Native to Europe, the foxglove was introduced to North America where it has escaped cultivation and now is widespread in the northwest. It prefers disturbed rich soils growing along roadsides, fences. It is commonly grown as a garden plant.
Horses, cattle, deer. All animals are susceptible.
Several cardiac glycosides, the most important of which are digoxin, digitoxin and their genins, are found in all parts of the plant. Livestock are infrequently poisoned, but will eat the plant occasionally either fresh or in hay. The plant remains toxic when dried
Perennial herb growing 1-2 meters tall with alternate toothed, hairy, basal leaves. The characteristic purple or white tubular pendant flowers have conspicuous spots or streaks on the inside bottom surface of the flower
Other common species introduced into North America include Digitalis lanata (Grecian foxglove), D.lutea (straw foxglove) Many hybrids have been developed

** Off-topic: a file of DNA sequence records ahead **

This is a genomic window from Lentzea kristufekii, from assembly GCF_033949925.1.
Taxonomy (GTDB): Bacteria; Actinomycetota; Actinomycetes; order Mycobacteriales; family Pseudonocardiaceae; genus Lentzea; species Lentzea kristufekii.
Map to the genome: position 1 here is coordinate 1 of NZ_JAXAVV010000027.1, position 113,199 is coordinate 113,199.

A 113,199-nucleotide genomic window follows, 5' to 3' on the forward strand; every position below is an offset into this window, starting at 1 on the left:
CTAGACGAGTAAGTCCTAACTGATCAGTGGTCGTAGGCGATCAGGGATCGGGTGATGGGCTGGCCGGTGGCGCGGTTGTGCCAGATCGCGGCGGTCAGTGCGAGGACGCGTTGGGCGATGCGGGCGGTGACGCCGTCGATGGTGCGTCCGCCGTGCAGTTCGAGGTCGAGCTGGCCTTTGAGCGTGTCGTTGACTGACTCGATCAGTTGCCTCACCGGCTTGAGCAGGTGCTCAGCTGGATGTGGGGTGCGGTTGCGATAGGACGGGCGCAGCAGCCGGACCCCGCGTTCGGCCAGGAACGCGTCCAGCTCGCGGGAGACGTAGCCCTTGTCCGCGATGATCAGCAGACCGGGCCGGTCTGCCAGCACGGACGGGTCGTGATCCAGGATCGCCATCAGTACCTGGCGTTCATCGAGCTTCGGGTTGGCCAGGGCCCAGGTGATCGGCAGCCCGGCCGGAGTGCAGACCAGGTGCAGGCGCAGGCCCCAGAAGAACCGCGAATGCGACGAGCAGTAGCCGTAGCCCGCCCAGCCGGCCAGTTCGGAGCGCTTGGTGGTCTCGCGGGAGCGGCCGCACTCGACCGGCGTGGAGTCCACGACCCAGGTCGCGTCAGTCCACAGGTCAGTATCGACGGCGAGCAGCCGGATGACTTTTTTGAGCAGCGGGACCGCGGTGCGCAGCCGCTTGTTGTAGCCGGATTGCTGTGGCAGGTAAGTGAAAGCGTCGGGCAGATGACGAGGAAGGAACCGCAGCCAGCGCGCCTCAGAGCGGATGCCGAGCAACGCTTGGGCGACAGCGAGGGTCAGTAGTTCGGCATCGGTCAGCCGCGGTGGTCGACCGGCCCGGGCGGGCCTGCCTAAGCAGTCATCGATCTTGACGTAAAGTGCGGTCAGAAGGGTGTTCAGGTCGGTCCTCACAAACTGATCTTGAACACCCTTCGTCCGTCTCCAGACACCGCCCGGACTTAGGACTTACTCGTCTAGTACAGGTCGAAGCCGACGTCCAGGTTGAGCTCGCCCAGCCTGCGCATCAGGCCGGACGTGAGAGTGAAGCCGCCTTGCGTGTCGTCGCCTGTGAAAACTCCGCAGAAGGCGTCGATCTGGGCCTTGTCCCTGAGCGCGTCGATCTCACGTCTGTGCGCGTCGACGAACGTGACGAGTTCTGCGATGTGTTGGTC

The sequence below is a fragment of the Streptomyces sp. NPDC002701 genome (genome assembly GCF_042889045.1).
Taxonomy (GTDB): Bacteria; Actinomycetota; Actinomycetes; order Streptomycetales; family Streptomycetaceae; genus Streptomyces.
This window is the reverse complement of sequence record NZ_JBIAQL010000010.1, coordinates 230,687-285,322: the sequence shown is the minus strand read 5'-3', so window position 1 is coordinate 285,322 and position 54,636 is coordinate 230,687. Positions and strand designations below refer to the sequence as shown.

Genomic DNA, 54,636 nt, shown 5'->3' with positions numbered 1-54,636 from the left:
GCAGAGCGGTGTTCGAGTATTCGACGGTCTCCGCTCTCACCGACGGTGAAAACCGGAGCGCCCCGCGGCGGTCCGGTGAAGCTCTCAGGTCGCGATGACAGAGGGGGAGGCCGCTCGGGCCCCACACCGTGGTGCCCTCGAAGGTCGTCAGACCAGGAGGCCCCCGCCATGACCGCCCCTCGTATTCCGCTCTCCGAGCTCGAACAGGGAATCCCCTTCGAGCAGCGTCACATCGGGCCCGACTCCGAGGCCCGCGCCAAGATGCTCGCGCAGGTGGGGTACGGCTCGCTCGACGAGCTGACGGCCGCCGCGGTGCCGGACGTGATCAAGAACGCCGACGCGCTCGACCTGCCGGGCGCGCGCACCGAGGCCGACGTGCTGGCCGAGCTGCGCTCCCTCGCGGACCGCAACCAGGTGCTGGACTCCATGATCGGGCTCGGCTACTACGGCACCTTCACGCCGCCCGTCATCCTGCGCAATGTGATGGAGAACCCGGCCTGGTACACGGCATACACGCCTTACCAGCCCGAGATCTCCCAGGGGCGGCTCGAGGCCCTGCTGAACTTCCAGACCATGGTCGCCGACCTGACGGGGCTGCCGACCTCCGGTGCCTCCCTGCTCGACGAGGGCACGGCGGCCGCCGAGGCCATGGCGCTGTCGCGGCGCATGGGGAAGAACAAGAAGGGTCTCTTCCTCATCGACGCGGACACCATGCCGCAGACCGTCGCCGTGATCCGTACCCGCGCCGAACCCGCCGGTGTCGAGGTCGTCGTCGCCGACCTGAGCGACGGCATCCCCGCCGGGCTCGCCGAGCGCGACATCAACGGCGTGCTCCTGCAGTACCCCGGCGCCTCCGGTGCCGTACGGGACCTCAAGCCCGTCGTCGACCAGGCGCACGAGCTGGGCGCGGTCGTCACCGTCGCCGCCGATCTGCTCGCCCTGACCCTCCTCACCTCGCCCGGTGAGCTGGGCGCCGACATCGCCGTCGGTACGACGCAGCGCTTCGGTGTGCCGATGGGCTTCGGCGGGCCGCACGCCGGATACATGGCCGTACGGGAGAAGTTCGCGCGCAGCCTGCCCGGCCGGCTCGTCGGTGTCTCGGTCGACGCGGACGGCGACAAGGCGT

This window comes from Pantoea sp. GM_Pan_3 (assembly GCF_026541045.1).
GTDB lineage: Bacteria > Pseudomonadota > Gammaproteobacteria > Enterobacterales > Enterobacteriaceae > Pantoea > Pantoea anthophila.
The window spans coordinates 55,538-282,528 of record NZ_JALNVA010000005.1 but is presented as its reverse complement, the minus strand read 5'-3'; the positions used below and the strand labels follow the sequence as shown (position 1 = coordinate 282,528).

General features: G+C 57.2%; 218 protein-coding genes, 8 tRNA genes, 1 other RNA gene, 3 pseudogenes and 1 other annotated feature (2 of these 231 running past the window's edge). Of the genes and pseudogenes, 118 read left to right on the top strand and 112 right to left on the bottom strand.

Induction of vomiting, gastric lavage, or administration of activated charcoal is appropriate for removing the plant and preventing further absorption of the toxins. Cathartics may also be used to help eliminate the plant rapidly from the digestive system. Serum potassium levels should be closely monitored and appropriate intravenous fluid therapy initiated as necessary. Phenytoin, as an anti-arrhythmic drug effective against supraventricular and ventricular arrhythmias can be used as necessary. The use of commercially available digitalis-specific antibody (Digibind - Burroughs Wellcome) may be a beneficial in counteracting the effects of the cardenolides.
A variety of cardiac arrthymias and heart block including first and second degree heart block and ventricular tachycardia may be encountered with cardiac glycoside poisoning. Rapid, weak, irregular pulse. Sudden death may be the only finding in acute poisoning.
Blood for detection of digitalis glycosides should be submitted to a laboratory for analysis